Quad County receives $4.25 million for cellulosic ethanol add on
Quad County Corn Cooperative, 30 MMgy corn-ethanol plant in Galva, Iowa, is a big step closer to installing a patent pending-system that will turn corn fiber into cellulosic ethanol. On July 25, the USDA and U.S. DOE announced it would invest $4.25 million in the project as part of the Biomass Research and Development Initiative. “We would be producing three items,” Delayne Johnson, the plant’s general manager, told EPM. “One is cellulosic ethanol the second one is additional corn oil— beyond what is a standard oil extraction system would do—and the third one is a higher value feed product that has high protein and low fiber.”
The company spent the last three years developing the process. It was invented by Travis Brotherson, who is the plant engineer and is also in charge of research and development, Johnson said. Commercial cellulosic enzymes marketed by multiple companies were successfully utilized during testing.
This isn’t the first time the company has received financial support for the project. Last summer, the company was awarded a $1.45 million grant from the Iowa Power Fund to build the bolt-on cellulosic ethanol production plant. Johnson declined to provide a total cost-estimate for the project but did say the company would be spending some of its own money. “We’re very excited about it,” he said.
Quad County Corn Cooperative is currently working to finalize engineering plans and obtain the necessary permits. The company hopes to begin construction by next spring and reach operational status by the third or fourth quarter of 2013.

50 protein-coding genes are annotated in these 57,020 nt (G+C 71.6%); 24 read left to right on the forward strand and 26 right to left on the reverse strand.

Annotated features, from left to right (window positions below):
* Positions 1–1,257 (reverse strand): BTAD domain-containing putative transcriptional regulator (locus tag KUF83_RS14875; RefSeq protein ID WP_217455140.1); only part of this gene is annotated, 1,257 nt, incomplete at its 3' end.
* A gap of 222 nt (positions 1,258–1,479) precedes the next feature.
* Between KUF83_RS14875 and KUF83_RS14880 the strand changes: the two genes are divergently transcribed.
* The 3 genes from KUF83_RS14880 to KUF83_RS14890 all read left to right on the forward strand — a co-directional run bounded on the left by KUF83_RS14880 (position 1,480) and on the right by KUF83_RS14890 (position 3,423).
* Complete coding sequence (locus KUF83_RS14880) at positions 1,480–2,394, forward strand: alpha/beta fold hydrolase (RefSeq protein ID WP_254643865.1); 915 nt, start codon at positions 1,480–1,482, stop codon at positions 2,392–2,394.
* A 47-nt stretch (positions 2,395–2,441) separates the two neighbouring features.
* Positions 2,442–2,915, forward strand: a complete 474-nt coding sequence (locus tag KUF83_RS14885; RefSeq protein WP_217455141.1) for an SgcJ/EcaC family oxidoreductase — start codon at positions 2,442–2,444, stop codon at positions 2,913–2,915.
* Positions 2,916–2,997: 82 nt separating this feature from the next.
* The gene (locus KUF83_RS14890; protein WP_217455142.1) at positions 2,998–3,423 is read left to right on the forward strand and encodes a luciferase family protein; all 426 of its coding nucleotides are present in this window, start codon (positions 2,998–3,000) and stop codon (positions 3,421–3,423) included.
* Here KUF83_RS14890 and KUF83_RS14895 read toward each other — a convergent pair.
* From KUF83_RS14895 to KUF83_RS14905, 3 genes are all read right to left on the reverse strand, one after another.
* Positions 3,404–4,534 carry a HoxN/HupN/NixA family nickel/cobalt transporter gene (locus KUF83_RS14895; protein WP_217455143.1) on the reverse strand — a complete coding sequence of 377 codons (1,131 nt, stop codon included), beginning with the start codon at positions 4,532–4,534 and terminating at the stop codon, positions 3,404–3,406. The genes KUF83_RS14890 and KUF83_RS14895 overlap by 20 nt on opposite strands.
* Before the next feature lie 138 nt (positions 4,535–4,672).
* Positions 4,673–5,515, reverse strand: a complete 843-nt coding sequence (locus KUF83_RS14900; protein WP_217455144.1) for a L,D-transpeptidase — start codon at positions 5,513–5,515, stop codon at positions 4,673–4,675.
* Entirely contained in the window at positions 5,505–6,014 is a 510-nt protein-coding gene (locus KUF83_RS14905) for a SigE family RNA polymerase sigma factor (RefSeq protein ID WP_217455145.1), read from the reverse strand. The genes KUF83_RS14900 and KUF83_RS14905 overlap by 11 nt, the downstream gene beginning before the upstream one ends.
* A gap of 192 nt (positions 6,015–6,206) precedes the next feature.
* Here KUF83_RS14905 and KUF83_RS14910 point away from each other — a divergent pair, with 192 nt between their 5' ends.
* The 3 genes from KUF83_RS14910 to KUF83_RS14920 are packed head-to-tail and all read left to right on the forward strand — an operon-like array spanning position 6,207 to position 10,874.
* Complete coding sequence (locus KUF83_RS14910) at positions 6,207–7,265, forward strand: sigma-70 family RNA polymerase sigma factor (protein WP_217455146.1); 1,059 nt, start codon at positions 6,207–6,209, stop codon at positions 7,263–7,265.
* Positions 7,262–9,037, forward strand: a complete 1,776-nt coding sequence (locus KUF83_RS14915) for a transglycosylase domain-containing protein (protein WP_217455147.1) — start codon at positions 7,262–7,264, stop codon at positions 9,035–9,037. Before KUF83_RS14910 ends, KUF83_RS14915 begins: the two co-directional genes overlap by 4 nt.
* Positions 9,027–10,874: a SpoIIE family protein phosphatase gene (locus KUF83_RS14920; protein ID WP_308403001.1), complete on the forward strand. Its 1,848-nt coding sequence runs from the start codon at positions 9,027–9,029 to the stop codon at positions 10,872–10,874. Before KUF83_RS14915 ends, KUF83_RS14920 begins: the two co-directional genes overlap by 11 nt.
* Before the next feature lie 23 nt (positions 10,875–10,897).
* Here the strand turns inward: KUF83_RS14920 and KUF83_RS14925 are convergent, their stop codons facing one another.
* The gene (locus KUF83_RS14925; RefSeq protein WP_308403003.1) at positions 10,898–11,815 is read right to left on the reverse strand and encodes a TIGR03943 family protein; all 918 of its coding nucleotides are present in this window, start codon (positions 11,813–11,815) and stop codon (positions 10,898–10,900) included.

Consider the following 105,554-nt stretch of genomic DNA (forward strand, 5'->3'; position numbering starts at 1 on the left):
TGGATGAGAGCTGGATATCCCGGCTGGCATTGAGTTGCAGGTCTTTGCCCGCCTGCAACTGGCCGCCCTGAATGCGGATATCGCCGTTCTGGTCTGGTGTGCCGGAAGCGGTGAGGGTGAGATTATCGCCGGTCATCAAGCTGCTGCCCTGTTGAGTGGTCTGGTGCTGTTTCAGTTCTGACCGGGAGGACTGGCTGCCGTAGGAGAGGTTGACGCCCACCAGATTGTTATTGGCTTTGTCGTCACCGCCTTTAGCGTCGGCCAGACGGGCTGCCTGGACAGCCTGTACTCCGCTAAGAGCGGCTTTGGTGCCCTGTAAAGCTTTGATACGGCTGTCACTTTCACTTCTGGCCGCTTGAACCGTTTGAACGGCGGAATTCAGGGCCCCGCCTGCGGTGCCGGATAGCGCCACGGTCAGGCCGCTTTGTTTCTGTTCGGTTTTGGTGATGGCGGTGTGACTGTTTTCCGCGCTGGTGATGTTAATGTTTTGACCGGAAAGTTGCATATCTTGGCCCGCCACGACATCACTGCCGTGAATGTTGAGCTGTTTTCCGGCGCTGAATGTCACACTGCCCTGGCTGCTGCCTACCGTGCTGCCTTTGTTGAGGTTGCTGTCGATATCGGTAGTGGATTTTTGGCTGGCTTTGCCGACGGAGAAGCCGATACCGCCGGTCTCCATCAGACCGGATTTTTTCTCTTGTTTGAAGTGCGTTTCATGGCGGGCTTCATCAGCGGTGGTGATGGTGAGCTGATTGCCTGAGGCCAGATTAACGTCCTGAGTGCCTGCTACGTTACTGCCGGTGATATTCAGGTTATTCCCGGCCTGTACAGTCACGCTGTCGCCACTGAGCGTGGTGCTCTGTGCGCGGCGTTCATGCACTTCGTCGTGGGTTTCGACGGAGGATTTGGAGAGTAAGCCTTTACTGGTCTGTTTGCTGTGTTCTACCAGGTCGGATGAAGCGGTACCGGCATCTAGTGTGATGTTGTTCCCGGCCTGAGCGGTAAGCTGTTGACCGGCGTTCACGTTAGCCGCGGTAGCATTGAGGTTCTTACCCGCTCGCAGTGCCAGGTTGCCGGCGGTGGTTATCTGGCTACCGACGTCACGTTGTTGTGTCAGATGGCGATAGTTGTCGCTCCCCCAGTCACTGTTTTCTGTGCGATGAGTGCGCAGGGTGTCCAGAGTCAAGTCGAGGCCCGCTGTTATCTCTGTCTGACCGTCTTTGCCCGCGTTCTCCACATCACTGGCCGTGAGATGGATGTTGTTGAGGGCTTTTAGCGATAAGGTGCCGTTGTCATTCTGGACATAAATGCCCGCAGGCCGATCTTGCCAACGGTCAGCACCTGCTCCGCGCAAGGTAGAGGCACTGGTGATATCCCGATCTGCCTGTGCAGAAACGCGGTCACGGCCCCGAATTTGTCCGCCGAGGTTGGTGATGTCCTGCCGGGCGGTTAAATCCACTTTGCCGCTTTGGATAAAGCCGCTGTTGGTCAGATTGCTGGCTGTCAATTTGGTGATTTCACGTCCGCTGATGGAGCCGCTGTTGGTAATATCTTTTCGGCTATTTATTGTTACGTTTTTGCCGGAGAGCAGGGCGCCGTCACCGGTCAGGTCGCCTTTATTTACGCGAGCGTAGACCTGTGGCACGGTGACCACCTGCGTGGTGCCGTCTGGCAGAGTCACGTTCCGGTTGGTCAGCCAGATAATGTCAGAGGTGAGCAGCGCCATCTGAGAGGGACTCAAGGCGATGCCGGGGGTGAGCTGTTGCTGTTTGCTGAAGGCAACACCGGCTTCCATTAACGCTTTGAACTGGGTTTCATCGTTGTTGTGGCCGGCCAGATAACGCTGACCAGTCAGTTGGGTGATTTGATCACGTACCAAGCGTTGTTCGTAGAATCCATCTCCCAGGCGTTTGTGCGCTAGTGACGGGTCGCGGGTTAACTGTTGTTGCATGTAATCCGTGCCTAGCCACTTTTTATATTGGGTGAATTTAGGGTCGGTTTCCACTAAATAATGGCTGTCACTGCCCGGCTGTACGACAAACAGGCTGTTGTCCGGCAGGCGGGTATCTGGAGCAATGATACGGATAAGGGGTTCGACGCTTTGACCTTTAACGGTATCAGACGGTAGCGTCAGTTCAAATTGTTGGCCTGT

The facility will produce about 1.8 MMgy of cellulosic ethanol, ramping up the plants total capacity to 31.8 MMgy, Johnson said. The process will result in 1.6 pounds of corn oil per bushel, up 1.1 pounds from the 0.5 pounds the ethanol plant is extracting currently. Due to the change in composition, the animal feed coproduct produced won’t exactly be distillers grains and will have similarities to corn gluten meal. In addition, output will reduce to about 85 percent of the distillers grains produced currently. “We expect that we’ll come out with a new name for the high protein, low fat product,” he said.
The project at Quad County Corn Cooperative is one of 13 investments announced “as part of the Obama Administration’s all-of-the-above strategy to enhance U.S. energy security, reduce America's reliance on imported oil and leverage our domestic energy supply,” the DOE and USDA said in a joint statement. In all, $41 million was invested in five projects intended to diversify the energy portfolio of the U.S. and displace gasoline and eight projects with the goal of applying biomass genomics to improve biofuel feedstocks. More information about the other projects is available through Energy.gov.
“If we want to develop affordable alternatives for oil and gasoline that will help reduce our dependence on foreign oil, we need investments like these projects to spur innovation in bioenergy,” said Agriculture Secretary Tom Vilsack. “By producing energy more efficiently and sustainably, we can create rural jobs, boost rural economies and help U.S. farmers, ranchers and foresters prosper.”
On the same day, the DOE also released a new video that lays out how biofuel efficiency is advancing and production costs are decreasing.